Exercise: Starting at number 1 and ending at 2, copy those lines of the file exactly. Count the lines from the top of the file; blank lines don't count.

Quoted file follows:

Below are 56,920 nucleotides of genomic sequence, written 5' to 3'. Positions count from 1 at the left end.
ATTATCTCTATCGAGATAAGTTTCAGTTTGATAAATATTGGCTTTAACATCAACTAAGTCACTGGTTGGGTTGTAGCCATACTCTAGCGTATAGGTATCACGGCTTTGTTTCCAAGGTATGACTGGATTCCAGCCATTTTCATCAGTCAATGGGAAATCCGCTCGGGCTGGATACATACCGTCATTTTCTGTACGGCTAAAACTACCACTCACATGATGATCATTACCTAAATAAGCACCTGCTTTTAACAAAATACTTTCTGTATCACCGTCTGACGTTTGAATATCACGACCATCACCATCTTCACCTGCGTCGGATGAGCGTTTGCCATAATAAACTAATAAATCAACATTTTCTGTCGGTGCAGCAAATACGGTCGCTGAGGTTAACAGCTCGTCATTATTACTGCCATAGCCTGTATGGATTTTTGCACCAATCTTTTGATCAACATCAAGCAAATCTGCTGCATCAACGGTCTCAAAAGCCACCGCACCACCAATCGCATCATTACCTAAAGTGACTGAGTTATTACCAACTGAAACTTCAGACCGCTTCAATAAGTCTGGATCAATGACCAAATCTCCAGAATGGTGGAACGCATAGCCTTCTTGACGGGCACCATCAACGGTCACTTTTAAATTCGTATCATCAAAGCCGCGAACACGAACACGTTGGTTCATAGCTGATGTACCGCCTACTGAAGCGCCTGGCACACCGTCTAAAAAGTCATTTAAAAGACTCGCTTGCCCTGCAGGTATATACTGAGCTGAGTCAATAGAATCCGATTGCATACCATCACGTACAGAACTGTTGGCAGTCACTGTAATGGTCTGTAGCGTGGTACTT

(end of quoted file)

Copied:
Below are 56,920 nucleotides of genomic sequence, written 5' to 3'. Positions count from 1 at the left end.
ATTATCTCTATCGAGATAAGTTTCAGTTTGATAAATATTGGCTTTAACATCAACTAAGTCACTGGTTGGGTTGTAGCCATACTCTAGCGTATAGGTATCACGGCTTTGTTTCCAAGGTATGACTGGATTCCAGCCATTTTCATCAGTCAATGGGAAATCCGCTCGGGCTGGATACATACCGTCATTTTCTGTACGGCTAAAACTACCACTCACATGATGATCATTACCTAAATAAGCACCTGCTTTTAACAAAATACTTTCTGTATCACCGTCTGACGTTTGAATATCACGACCATCACCATCTTCACCTGCGTCGGATGAGCGTTTGCCATAATAAACTAATAAATCAACATTTTCTGTCGGTGCAGCAAATACGGTCGCTGAGGTTAACAGCTCGTCATTATTACTGCCATAGCCTGTATGGATTTTTGCACCAATCTTTTGATCAACATCAAGCAAATCTGCTGCATCAACGGTCTCAAAAGCCACCGCACCACCAATCGCATCATTACCTAAAGTGACTGAGTTATTACCAACTGAAACTTCAGACCGCTTCAATAAGTCTGGATCAATGACCAAATCTCCAGAATGGTGGAACGCATAGCCTTCTTGACGGGCACCATCAACGGTCACTTTTAAATTCGTATCATCAAAGCCGCGAACACGAACACGTTGGTTCATAGCTGATGTACCGCCTACTGAAGCGCCTGGCACACCGTCTAAAAAGTCATTTAAAAGACTCGCTTGCCCTGCAGGTATATACTGAGCTGAGTCAATAGAATCCGATTGCATACCATCACGTACAGAACTGTTGGCAGTCACTGTAATGGTCTGTAGCGTGGTACTT